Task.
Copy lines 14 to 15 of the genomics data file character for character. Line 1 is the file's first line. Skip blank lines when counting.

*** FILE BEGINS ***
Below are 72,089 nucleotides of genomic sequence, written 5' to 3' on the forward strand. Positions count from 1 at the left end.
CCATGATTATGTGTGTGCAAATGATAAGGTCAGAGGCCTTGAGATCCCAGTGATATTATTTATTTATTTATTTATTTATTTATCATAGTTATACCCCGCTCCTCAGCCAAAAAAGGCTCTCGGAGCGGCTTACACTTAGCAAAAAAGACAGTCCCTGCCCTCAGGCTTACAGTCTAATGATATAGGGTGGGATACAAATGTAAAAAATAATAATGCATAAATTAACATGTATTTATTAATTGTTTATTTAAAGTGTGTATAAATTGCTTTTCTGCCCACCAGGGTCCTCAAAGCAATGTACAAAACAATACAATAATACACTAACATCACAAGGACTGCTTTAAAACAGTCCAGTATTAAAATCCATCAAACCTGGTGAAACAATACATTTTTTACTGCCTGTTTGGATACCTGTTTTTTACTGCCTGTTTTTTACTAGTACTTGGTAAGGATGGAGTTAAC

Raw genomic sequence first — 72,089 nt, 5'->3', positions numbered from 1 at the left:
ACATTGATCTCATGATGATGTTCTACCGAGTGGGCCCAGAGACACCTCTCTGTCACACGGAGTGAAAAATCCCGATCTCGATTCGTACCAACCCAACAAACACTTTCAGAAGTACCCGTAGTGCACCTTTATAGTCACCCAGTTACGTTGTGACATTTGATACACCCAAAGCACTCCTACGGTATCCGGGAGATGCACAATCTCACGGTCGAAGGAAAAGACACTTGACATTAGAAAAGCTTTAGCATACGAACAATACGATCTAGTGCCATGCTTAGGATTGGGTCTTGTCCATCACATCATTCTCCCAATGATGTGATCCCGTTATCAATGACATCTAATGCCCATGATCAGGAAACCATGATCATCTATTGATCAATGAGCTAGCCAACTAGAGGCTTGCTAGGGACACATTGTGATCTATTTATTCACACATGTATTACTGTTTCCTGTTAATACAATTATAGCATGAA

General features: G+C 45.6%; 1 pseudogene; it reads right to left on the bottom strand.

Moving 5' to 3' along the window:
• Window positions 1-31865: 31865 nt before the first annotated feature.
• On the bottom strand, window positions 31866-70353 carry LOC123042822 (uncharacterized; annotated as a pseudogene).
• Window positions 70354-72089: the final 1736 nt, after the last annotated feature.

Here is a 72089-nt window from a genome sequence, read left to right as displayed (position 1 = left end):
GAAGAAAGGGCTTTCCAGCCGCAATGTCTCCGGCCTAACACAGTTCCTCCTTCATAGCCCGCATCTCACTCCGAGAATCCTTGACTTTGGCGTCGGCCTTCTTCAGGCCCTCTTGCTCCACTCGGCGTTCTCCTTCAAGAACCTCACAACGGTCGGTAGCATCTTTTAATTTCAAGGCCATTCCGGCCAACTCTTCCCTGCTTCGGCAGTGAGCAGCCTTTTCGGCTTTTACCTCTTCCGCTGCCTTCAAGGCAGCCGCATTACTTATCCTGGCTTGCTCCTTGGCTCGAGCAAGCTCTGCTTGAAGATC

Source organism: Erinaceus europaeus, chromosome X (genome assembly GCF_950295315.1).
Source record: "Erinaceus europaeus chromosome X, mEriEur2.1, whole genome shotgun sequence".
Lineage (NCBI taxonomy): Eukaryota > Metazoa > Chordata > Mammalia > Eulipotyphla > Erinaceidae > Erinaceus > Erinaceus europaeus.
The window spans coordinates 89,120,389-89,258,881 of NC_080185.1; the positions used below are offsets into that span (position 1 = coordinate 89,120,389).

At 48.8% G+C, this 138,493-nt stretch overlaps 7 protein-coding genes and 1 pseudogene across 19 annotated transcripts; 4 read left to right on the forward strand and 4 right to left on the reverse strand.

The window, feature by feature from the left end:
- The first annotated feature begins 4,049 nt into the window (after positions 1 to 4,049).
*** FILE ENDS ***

Lineage (NCBI taxonomy): Eukaryota > Metazoa > Chordata > Mammalia > Eulipotyphla > Erinaceidae > Erinaceus > Erinaceus europaeus.
The window spans coordinates 89,120,389-89,258,881 of NC_080185.1; the positions used below are offsets into that span (position 1 = coordinate 89,120,389).